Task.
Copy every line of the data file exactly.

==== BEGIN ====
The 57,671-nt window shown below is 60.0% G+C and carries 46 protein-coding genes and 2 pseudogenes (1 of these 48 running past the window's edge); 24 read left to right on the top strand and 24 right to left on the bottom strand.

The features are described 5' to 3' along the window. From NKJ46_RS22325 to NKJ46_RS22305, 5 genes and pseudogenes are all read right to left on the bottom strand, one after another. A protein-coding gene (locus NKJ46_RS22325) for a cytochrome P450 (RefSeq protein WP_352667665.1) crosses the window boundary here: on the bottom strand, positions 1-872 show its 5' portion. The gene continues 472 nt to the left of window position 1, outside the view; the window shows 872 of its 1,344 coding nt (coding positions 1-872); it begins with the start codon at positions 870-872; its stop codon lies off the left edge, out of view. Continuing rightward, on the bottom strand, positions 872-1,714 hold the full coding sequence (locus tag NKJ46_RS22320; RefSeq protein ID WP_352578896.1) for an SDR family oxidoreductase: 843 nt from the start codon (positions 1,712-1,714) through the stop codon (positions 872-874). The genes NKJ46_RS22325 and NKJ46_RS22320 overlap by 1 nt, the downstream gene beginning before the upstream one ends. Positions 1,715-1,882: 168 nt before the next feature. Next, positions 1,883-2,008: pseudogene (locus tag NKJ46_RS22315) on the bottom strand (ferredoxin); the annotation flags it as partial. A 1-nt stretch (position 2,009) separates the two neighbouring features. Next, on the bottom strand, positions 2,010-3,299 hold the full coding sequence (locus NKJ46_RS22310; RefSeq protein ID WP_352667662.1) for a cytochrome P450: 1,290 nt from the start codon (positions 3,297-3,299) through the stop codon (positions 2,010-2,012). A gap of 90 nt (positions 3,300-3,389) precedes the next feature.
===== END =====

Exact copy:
The 57,671-nt window shown below is 60.0% G+C and carries 46 protein-coding genes and 2 pseudogenes (1 of these 48 running past the window's edge); 24 read left to right on the top strand and 24 right to left on the bottom strand.

The features are described 5' to 3' along the window. From NKJ46_RS22325 to NKJ46_RS22305, 5 genes and pseudogenes are all read right to left on the bottom strand, one after another. A protein-coding gene (locus NKJ46_RS22325) for a cytochrome P450 (RefSeq protein WP_352667665.1) crosses the window boundary here: on the bottom strand, positions 1-872 show its 5' portion. The gene continues 472 nt to the left of window position 1, outside the view; the window shows 872 of its 1,344 coding nt (coding positions 1-872); it begins with the start codon at positions 870-872; its stop codon lies off the left edge, out of view. Continuing rightward, on the bottom strand, positions 872-1,714 hold the full coding sequence (locus tag NKJ46_RS22320; RefSeq protein ID WP_352578896.1) for an SDR family oxidoreductase: 843 nt from the start codon (positions 1,712-1,714) through the stop codon (positions 872-874). The genes NKJ46_RS22325 and NKJ46_RS22320 overlap by 1 nt, the downstream gene beginning before the upstream one ends. Positions 1,715-1,882: 168 nt before the next feature. Next, positions 1,883-2,008: pseudogene (locus tag NKJ46_RS22315) on the bottom strand (ferredoxin); the annotation flags it as partial. A 1-nt stretch (position 2,009) separates the two neighbouring features. Next, on the bottom strand, positions 2,010-3,299 hold the full coding sequence (locus NKJ46_RS22310; RefSeq protein ID WP_352667662.1) for a cytochrome P450: 1,290 nt from the start codon (positions 3,297-3,299) through the stop codon (positions 2,010-2,012). A gap of 90 nt (positions 3,300-3,389) precedes the next feature.